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What's your most flavorful Tomato???

 
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What is that tomato variety that just Knocks your socks off with flavor???

I am trying Black Krim and Red Brandywine this year.
I hear Pink Brandywine is even better (I will try next year probably).

Thank You!!!

Marty
 
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We grow mostly paste and sauce tomatos to put up for the year.  Our very favorites have been tied for the last 10 years. Pink Brandywine ( Suddath strain) and Cherokee purple. These are so very good, smokey flavor and umami...
 You can only eat so many fresh and those beefsteak type take too much cooking down for sauce. I have grown and tried over 100 varieties over the years... these two are soooo good.
 
Marty Mitchell
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Ralph Sluder wrote: We grow mostly paste and sauce tomatos to put up for the year.  Our very favorites have been tied for the last 10 years. Pink Brandywine ( Suddath strain) and Cherokee purple. These are so very good, smokey flavor and umami...
 You can only eat so many fresh and those beefsteak type take too much cooking down for sauce. I have grown and tried over 100 varieties over the years... these two are soooo good.




That is the second time I have heard someone mention the "Suddeth" strain of Pink Brandywine. I will have to look into it.

I have some Cherokee Purple seeds. I suppose I should try and grow some!

Thank you.
 
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My absolute favorite is Cour D’Bouef, (not sure of the spelling on that, it doesn’t look right).  But a lot of the flavor is from the soil it is grown in and I’ve had some of those grown by someone else that were not so good.  Any of your heirloom are going to be incredible, and everyone is different in their likes and dislikes.  Try a lot before making up your mind,  For cherries, I prefer Mexican Midget.  
 
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Ralph and Marty are equally correct in my opinion. Black Krim and paste tomatoes are so good dehydrated. Cherokee purple may be the best slicing tomato on the planet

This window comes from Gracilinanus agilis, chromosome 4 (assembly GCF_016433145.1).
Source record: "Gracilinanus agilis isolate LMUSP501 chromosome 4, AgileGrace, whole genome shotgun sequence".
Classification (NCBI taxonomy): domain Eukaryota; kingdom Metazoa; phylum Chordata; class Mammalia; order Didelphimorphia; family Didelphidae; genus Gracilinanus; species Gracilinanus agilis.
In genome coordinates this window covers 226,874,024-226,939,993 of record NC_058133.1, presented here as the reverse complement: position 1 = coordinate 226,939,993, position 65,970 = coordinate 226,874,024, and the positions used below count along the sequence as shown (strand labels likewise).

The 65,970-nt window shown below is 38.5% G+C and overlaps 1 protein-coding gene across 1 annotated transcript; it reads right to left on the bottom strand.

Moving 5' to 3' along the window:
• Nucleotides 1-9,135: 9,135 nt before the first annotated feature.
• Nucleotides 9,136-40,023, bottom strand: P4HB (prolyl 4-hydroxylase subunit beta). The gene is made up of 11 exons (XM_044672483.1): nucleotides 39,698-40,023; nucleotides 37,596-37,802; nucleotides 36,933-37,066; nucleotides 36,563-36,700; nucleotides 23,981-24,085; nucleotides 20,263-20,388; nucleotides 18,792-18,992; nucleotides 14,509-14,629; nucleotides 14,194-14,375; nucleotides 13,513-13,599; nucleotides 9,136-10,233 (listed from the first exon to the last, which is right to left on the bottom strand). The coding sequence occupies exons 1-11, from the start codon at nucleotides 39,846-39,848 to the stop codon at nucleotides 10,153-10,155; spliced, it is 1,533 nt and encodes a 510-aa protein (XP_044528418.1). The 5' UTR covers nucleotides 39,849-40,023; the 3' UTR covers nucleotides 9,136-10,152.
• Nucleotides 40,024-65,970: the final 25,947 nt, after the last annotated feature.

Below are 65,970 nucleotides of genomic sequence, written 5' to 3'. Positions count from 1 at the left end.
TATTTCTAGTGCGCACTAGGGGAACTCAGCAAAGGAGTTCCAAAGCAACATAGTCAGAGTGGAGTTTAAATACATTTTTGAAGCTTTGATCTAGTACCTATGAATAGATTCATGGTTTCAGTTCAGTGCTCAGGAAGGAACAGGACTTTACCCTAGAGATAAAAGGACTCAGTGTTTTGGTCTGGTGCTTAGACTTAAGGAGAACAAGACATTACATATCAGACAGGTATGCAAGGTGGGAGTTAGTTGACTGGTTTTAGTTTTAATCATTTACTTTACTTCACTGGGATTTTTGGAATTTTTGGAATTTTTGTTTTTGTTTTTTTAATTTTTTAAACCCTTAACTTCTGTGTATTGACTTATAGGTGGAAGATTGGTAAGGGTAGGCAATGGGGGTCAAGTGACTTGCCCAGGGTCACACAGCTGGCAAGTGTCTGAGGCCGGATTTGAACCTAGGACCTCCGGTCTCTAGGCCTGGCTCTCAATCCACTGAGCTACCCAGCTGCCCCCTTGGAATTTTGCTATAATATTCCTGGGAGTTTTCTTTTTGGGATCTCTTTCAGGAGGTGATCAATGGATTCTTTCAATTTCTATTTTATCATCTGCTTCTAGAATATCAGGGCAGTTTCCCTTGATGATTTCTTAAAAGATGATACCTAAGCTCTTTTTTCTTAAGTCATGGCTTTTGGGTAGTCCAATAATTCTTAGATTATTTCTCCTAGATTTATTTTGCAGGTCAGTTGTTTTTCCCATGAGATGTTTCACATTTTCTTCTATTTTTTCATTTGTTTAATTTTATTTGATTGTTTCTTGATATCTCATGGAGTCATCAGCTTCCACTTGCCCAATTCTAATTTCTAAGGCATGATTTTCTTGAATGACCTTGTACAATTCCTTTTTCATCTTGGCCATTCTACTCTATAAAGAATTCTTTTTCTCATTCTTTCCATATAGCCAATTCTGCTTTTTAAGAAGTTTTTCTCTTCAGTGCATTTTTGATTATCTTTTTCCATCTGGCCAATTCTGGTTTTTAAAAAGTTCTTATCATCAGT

64613092-269B-484B-826D-B95B2D14369B.jpeg
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Marty Mitchell
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Scott Stiller wrote:Ralph and Marty are equally correct in my opinion. Black Krim and paste tomatoes are so good dehydrated. Cherokee purple may be the best slicing tomato on the planet



Oh Man!!! Seeing that pic just reminded me that I now have a large food dehydrator I acquired during the holiday season. I can now grow even more tomatoes without being overrun.

Also, seeing that pic, I am now ready for Summer to get here!

Thank you.
 
Marty Mitchell
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Faye Streiff wrote:My absolute favorite is Cour D’Bouef, (not sure of the spelling on that, it doesn’t look right).  But a lot of the flavor is from the soil it is grown in and I’ve had some of those grown by someone else that were not so good.  Any of your heirloom are going to be incredible, and everyone is different in their likes and dislikes.  Try a lot before making up your mind,  For cherries, I prefer Mexican Midget.  




Any recommendation on soil types by chance?

I need to build a spread sheet/cheat sheet/bucket list for different veggies. lol

I have never heard of those two types. I shall look them up. Thank you.
 
Scott Stiller
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I use the cheapest dehydrator Marty. The biggest surprise was how good paste tomatoes were.